Next: the lunge, another common compound move and one that's best for building coordination, stability, and strength, shares Cringle. "There are a multitude of variations including forward, backwards and walking – all of which can be performed in a variety of ways: with dumbbells in a farmers, front rack and overhead hold, or barbells," she explains.

How to: Start the movement standing and bring one leg out in front of you so when your foot touches the ground your knees don’t come over your toes, pushing back off the forward leg to standing. To increase difficulty, add dumbbells either by your side, on your shoulders, or for a real challenge one or two overhead!

How long: Start without weights and aim for 3 to 4 sets of 8 to 12 reps per leg.

7. Walking lunges

Got your static lunge nailed? Next up: walking lunges. Skillen likes these as she reckons the most transferable leg exercise to day-to-day life as they are most similar to walking and running.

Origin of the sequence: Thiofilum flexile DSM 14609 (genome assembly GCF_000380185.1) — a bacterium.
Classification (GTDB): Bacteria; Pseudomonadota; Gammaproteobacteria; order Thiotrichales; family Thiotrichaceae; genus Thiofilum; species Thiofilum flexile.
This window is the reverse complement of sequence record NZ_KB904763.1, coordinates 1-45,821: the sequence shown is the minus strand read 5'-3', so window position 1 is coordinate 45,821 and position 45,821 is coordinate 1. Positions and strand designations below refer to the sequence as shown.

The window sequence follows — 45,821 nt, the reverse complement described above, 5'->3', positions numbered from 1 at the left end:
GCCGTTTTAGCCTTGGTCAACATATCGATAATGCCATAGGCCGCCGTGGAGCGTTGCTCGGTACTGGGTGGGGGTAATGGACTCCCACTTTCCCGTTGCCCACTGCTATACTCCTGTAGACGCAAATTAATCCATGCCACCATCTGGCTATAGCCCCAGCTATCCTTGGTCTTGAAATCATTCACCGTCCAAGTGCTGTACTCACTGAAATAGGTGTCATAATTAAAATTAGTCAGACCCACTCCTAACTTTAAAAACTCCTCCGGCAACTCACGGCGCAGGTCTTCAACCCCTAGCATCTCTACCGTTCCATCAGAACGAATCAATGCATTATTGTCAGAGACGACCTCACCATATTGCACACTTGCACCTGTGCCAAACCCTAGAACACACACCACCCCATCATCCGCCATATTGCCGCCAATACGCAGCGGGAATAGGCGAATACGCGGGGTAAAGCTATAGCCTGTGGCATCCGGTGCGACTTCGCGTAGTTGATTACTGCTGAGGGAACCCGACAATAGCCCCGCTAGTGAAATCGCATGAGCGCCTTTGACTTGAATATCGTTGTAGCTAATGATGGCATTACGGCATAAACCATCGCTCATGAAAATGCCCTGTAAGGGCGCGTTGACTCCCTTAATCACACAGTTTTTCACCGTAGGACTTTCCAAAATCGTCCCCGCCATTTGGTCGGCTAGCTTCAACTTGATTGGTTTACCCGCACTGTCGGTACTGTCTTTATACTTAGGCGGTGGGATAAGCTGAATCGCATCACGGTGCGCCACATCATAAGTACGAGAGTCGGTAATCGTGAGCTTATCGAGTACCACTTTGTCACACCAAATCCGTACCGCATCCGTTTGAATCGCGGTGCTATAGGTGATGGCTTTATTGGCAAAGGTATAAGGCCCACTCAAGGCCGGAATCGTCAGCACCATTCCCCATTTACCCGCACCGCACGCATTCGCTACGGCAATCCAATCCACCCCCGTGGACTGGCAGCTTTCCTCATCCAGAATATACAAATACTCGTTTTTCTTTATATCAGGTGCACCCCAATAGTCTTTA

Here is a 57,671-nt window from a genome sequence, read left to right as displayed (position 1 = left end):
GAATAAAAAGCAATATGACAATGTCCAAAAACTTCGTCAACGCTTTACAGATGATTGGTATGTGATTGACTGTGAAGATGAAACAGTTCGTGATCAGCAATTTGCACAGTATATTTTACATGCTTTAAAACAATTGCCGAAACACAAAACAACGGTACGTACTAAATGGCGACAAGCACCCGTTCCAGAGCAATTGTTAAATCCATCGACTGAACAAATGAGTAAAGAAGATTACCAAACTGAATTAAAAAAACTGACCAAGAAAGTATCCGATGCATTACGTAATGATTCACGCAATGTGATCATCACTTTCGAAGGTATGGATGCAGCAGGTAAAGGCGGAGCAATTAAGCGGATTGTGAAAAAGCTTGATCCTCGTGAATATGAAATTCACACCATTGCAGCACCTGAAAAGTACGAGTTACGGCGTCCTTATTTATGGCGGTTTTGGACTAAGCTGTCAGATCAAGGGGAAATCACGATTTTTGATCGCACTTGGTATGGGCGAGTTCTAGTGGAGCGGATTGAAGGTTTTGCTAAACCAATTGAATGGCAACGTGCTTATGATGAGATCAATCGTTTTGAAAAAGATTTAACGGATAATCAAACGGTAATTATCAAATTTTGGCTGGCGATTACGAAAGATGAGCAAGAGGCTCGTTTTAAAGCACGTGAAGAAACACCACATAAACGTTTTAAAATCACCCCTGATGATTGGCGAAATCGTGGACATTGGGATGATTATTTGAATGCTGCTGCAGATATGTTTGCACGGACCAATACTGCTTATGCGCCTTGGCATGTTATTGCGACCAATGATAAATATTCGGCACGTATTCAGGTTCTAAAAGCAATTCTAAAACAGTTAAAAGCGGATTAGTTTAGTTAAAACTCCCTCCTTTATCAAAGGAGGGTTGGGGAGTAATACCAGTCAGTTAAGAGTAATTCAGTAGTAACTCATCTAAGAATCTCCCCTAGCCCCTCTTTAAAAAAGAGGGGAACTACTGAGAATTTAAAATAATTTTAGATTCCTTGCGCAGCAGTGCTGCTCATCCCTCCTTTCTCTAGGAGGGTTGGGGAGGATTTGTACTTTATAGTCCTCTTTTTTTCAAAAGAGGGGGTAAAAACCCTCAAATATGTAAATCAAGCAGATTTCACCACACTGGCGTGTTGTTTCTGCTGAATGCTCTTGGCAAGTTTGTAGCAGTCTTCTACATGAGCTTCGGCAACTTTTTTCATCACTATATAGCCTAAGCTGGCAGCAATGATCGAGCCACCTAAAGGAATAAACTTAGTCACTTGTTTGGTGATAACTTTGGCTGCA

How to: Start standing and bring one leg forward so when your foot hits the floor your leg is roughly at a right angle and your back knee touches the ground. As you stand up, bring your back leg through so it becomes the forward leg.

How long: Aim for 10 to 20 reps at bodyweight.

8. Sled push

Skillen loves a sled movement - although does admit it's one of the harder leg movements out there. "That said, you can go heavy on it, plus it's great for working your quads and calves," she shares.